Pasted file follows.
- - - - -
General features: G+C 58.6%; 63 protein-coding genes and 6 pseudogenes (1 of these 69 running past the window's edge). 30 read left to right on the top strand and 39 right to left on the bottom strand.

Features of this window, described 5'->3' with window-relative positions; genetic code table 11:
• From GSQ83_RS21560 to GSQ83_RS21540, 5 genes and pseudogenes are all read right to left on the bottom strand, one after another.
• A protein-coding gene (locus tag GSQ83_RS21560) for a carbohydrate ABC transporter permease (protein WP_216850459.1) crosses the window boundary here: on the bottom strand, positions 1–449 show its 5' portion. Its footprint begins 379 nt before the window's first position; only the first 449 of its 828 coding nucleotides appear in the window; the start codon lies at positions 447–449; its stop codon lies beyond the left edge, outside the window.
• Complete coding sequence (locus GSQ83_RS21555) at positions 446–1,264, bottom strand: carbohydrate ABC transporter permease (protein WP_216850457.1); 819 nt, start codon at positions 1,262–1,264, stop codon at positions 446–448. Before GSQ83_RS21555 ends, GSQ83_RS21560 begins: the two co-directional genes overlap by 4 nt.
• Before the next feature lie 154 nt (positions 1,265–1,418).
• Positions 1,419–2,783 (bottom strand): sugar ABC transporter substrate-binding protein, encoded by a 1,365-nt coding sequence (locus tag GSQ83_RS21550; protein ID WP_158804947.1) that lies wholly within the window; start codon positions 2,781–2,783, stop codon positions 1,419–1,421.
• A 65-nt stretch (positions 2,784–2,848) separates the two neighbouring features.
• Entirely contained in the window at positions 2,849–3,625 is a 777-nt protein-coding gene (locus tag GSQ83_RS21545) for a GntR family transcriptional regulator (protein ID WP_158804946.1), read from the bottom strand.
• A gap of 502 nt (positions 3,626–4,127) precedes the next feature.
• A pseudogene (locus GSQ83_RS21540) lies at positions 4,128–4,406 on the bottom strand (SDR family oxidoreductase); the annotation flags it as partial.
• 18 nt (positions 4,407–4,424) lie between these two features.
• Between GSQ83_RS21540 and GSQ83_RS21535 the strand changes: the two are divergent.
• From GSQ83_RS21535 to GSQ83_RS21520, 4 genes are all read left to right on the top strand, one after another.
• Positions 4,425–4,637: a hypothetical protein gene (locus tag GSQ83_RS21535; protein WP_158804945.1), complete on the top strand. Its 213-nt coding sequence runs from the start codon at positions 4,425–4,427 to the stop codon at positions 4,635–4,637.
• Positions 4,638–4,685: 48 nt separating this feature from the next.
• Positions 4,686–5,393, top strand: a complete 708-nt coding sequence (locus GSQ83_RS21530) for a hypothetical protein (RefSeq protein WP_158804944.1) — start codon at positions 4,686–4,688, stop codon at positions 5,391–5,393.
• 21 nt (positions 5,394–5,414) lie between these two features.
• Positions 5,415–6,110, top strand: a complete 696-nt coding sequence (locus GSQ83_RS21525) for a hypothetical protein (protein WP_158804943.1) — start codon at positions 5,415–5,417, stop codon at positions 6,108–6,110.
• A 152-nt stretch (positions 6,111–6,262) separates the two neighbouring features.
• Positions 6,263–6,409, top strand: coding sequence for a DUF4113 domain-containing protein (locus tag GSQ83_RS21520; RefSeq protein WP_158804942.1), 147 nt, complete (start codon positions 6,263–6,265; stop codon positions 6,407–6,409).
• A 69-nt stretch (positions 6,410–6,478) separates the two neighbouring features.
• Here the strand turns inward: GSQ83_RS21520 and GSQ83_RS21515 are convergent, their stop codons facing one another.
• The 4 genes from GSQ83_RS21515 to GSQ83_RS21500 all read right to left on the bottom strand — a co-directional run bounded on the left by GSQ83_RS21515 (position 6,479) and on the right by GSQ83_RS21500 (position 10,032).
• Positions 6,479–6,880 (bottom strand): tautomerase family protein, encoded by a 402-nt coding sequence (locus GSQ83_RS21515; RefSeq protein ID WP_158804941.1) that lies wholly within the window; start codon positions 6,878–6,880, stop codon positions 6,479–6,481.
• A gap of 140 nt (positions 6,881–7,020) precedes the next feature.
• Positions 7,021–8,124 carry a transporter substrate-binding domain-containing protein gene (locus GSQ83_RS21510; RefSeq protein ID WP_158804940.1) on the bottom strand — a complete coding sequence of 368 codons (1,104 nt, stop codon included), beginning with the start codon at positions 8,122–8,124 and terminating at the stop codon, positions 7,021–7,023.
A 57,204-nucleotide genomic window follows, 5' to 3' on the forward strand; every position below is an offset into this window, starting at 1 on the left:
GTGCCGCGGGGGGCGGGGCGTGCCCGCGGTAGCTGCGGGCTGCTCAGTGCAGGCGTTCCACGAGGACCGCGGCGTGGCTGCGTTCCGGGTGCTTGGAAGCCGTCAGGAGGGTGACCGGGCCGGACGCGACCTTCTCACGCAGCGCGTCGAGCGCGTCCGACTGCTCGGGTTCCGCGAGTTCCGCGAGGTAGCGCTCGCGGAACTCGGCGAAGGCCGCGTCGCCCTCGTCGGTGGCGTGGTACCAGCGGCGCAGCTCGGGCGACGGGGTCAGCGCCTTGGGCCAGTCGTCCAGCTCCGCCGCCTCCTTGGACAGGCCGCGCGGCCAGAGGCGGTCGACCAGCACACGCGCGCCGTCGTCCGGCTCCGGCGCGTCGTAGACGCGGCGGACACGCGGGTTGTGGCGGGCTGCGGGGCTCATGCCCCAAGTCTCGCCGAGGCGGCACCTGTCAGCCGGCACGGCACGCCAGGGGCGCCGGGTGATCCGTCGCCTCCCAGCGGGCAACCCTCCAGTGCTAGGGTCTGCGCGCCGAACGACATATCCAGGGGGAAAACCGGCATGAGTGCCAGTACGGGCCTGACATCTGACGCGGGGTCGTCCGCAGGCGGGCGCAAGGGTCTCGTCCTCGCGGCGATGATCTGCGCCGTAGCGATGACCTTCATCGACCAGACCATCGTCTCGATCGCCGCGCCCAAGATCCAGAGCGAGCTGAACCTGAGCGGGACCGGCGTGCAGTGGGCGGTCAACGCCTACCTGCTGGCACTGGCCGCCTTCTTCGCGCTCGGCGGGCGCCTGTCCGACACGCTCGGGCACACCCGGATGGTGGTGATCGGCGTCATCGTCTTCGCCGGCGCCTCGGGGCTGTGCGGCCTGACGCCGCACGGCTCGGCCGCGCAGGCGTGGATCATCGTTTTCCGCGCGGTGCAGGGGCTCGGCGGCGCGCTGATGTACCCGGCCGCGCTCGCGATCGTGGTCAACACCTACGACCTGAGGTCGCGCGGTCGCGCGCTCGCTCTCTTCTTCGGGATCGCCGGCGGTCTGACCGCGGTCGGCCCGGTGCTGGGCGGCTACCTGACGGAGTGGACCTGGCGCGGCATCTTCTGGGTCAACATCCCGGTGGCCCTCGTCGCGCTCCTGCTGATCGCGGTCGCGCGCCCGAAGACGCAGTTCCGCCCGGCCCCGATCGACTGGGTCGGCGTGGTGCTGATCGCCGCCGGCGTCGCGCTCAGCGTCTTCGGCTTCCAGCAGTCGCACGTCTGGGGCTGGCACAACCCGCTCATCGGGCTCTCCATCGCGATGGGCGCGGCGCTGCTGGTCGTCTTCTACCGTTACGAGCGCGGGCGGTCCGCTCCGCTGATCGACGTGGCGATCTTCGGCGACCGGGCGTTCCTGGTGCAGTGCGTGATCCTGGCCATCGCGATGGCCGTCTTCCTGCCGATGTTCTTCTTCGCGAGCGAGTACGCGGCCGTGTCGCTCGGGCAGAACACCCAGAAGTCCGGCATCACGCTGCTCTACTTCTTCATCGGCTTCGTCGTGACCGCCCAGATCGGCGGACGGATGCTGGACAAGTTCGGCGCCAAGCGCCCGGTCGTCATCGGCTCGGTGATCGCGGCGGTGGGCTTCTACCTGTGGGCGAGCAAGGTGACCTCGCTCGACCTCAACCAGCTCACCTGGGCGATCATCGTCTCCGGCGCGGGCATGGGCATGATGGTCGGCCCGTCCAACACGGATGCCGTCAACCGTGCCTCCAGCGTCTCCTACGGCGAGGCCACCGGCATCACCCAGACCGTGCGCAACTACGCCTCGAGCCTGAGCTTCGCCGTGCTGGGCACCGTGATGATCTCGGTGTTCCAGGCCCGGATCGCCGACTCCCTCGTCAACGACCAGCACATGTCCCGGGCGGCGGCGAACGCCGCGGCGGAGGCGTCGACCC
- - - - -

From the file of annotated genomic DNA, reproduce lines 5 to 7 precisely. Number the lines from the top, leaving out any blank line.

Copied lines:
• Complete coding sequence (locus GSQ83_RS21555) at positions 446–1,264, bottom strand: carbohydrate ABC transporter permease (protein WP_216850457.1); 819 nt, start codon at positions 1,262–1,264, stop codon at positions 446–448. Before GSQ83_RS21555 ends, GSQ83_RS21560 begins: the two co-directional genes overlap by 4 nt.
• Before the next feature lie 154 nt (positions 1,265–1,418).
• Positions 1,419–2,783 (bottom strand): sugar ABC transporter substrate-binding protein, encoded by a 1,365-nt coding sequence (locus tag GSQ83_RS21550; protein ID WP_158804947.1) that lies wholly within the window; start codon positions 2,781–2,783, stop codon positions 1,419–1,421.